Although instances of “the psychoses of influenza” had been reported by physicians as early as the Russian Flu outbreak of 1889, there was no treatment for the condition, which usually went away on its own. One hypothesis is that the neurological disorder experienced by Wilson and others was caused by brain swelling (encephalitis) associated with the flu.

Source: The Great Influenza

World Bank’s pandemic bonds failed during the pandemic
World Bank's pandemic bonds failed during the pandemic
February 13, 2021 - 7:05 pm

The World Bank has scrapped plans to launch a second sale of its Pandemic Emergency Financing Facility (PEF) bond, according to a July article in UK newspaper The Financial Times (FT).

After facing significant criticism for PEF’s delayed pay-out to developing countries during the Covid-19 pandemic, a spokesperson for the World Bank told the FT that there are “no plans for a PEF 2.0” (see Observer Spring 2020). While PEF investors had already received almost $100 million in interest payments by the end of February and some sought to quickly sell-off their bonds as the Covid-19 worsened, developing countries had to wait until mid-May for pay-outs to be issued. In a February piece in UK newspaper The Guardian, former World Bank economist Olga Jonas from the Harvard Global Health Institute argued that PEF’s design, “waits for people to die.”

PEF, launched in 2017, was designed to help developing nations facing a serious outbreak of infectious disease. But the World Bank has faced accusations that instead of preventing the escalation of infections, PEF fails to pay out until outbreaks reach a ‘trigger’, when taking preventative action is no longer possible, as illustrated by both the Covid-19 pandemic and the 2014-16 Ebola outbreak. A 2019 paper by Clare Wenham of the London School of Economics concluded that the instrument does more to serve private investor interests than contribute to global health security, an accusation often levelled at the Bank (see Observer Spring 2020).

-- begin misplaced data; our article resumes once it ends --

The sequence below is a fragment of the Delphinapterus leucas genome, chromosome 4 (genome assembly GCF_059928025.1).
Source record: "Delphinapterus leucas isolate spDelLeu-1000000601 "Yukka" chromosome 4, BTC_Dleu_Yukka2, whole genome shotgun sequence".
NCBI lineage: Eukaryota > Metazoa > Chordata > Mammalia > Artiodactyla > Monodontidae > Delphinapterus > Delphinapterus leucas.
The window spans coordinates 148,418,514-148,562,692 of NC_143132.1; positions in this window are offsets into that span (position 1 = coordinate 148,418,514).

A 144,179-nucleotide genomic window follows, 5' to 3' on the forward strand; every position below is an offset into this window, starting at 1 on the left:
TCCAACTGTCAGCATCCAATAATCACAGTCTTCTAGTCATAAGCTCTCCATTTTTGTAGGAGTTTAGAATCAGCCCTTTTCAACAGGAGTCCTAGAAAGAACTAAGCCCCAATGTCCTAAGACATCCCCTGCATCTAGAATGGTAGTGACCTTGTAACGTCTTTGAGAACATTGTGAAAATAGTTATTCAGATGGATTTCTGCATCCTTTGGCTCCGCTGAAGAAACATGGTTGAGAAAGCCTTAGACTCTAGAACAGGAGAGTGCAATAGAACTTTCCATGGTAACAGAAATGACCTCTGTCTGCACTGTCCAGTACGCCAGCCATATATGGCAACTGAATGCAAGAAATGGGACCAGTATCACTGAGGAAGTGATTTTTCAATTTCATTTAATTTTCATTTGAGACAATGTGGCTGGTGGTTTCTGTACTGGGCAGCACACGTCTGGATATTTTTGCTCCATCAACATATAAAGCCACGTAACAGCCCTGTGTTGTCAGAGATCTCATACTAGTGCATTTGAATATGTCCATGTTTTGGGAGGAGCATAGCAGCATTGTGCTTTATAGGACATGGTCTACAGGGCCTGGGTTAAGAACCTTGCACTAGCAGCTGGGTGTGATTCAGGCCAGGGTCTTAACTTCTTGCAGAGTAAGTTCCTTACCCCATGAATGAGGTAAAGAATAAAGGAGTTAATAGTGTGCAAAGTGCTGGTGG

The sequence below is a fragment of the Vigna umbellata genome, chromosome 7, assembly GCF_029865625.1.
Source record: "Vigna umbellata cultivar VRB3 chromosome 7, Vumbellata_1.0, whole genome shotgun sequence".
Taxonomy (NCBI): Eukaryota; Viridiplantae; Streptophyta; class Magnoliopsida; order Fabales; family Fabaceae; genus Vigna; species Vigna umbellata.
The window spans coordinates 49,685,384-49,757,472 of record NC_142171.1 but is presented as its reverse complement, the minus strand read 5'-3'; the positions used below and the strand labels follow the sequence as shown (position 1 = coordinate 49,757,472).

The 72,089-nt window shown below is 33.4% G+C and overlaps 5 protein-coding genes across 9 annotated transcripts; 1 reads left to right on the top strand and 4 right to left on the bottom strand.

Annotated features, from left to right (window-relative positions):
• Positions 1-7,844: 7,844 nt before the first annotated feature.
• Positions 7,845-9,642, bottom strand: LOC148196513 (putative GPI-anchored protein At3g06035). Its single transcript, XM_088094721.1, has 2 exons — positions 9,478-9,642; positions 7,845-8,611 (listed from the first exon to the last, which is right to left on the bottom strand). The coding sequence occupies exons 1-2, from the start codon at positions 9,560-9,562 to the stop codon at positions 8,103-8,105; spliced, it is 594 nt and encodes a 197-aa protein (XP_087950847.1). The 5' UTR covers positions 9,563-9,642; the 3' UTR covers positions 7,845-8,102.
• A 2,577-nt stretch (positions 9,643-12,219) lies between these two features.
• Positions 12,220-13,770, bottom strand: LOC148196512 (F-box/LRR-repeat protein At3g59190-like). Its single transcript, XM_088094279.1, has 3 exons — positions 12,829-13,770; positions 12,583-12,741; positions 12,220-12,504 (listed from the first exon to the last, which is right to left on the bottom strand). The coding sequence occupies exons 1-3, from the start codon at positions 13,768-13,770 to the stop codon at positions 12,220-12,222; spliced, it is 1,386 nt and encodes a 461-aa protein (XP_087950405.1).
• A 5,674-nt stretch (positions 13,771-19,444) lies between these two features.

In an October 2019 article for development news site Devex, Lawrence Summers, the World Bank’s former chief economist, was quoted as describing the PEF as, “an embarrassing mistake.” With its quiet termination of the scheme, it appears the World Bank agrees.

Source: Bretton Woods Project

The curious case of the missing Influenza
The curious case of the missing Influenza
February 6, 2021 - 4:48 pm

By mid-December, the Northern Hemisphere is usually well into the start of its annual cold and flu season — but so far this year, even as the COVID-19 pandemic surges in dozens of countries, the levels of many common seasonal infections remain extremely low.

The pandemic caused by the SARS-CoV-2 coronavirus has infected at least 67 million people and killed 1.5 million worldwide. The patchwork of responses intended to fight the pandemic — from temporary lockdowns to mask wearing, social distancing, enhanced personal hygiene and reduced travel — has had a huge impact on other common respiratory illnesses, too.

In the Southern Hemisphere — now past its winter — seasonal influenza hardly struck at all. That looks as though it might happen in the north, too. Conversely, some common-cold viruses have thrived, and tantalizing evidence suggests that they might, in some cases, protect against COVID-19.

Despite humanity’s long history with colds and flu, the viruses that cause them still hold many mysteries. Scientists hope this year’s disrupted seasons could reveal new information about the transmission and behaviour of these unwelcome annual guests: how these viruses respond to health measures, how they interact and what that might mean for long-term disease burdens. “This is a natural experiment for so many respiratory viruses,” says Sonja Olsen, an epidemiologist at the National Center for Immunization and Respiratory Diseases, part of the US Centers for Disease Control and Prevention (CDC) in Atlanta, Georgia.

In May, at the tail end of the first wave of COVID-19 deaths in many nations, and when some of the strictest lockdowns were in place, health workers noted an abrupt and early halt to the 2019–20 flu season in the Northern Hemisphere.